The truth that increased purchasing power creates full employment is hardly heard amid the neoliberal trickle-down mythology. Corporations stylize themselves as natural laws or as suffering servants. Sins of the market do not exist, only sins against the market. That corporations have responsibilities as well as rights seems blocked in mainstream and elite consciousness.
The social risks of old age, unemployment and sickness cannot be simply renamed personal responsibilities. If this happens, social polarization and helplessness result. While few profit from the increased productivity, millions must choose between food, housing and health care.
The draft of the European Union constitution contains a new right, entrepreneurial freedom, that trumps other rights (cf. “The God of the EU Constitution” by Ulrich Duchrow on www.portland.indymedia.org). How can the corporation be brought under the rule of law? How can the “personhood” of the corporation be removed? How can states and communities free themselves from being hostages to “deadbeat” corporations?
Here are some starting points for a social and future-friendly market economy.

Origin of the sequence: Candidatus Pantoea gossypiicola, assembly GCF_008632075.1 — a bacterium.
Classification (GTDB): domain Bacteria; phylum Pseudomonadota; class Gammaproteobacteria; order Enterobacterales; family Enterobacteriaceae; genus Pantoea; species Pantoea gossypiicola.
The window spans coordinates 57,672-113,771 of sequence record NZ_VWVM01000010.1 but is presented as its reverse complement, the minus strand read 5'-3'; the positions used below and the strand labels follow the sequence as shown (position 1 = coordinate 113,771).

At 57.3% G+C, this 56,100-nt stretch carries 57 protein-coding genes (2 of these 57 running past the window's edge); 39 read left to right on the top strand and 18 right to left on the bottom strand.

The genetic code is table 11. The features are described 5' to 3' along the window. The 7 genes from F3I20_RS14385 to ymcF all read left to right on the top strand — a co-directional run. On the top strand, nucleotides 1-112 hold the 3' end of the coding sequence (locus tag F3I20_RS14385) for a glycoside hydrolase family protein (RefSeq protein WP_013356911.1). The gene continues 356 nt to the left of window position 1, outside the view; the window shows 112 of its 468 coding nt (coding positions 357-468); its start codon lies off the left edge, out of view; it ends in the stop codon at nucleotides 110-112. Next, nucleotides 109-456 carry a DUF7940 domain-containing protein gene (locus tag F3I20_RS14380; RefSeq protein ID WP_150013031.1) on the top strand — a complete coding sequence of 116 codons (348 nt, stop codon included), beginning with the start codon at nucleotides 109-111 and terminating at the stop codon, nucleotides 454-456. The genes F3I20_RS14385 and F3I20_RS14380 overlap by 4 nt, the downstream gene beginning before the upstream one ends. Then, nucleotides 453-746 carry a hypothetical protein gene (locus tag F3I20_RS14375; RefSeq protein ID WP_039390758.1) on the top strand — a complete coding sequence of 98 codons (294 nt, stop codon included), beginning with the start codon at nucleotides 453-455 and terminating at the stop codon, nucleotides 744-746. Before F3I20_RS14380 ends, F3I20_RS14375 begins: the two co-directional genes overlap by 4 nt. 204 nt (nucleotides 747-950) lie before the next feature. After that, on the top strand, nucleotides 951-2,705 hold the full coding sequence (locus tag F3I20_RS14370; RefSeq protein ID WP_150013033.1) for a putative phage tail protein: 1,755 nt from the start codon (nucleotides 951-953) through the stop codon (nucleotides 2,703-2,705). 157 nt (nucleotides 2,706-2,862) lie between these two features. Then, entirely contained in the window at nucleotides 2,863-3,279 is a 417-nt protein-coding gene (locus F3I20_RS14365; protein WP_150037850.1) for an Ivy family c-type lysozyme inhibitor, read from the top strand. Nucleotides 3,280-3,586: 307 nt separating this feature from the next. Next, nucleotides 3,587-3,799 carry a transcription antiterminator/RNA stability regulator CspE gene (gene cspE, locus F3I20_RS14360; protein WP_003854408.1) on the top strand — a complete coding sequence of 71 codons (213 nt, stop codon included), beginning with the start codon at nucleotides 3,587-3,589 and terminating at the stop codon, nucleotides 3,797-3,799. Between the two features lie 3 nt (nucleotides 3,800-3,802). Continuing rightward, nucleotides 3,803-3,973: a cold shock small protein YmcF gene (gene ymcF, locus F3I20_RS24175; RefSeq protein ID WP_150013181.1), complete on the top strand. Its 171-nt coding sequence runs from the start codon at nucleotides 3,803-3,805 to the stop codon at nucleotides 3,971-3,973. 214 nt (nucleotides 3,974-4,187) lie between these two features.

1) Creating a social net is the precondition for sharing working hours. A future of sharing and solidarity requires sharing work time, lifelong learning and treasuring disposable time.
2) Domination by capital and neoliberal logic can distort education to apprenticeship and conformity.
3) Social polarization and division of society occur when government only enforces the interests of the rich.
4) Mending our own pockets, confronting hemorrhages (military obsolescence, corporate enrichment, corporate tax evasion) and discovering the stories in ourselves are revolutionary.
5) Cooperation and competition can coexist. Cooperation, not violence, is an anthropological constant (cf. Gottfried Orth, “Cooperation, not Violence” on www.mbtranslations.com).
6) Public goods must remain public. The community or the commons has a sovereignty over water, land, electricity, health care, housing and education. If they are privatized, basic human rights become privileges. Human life is then sacrificed on the altar of the total absolute market. Long-term necessities are sacrificed to short-term constraints.
7) The state has a social nature and isn’t only a power and security state. We face the distortion and rewriting of history and obstruction of free flow of information. The empire wants to destroy memory along with imagination, vision and personal development.
8) Nature like children has rights in itself and is the foundation of future life. Neoliberalism reduces nature to a sink, an external or a free good.
Let there be peace and let it begin with us. By involving and not distracting one another, we become people of hope. In discovering the stories in ourselves, in focusing on the free person rather than the free market, we make absurd the “endless” stories of office buildings. Our growth in vision, imagination and wisdom could be unlimited; the growth in material things is limited and frustrating. Our story of interdependence and liberation must not be drowned out by Toyoto time or Labor Day sales.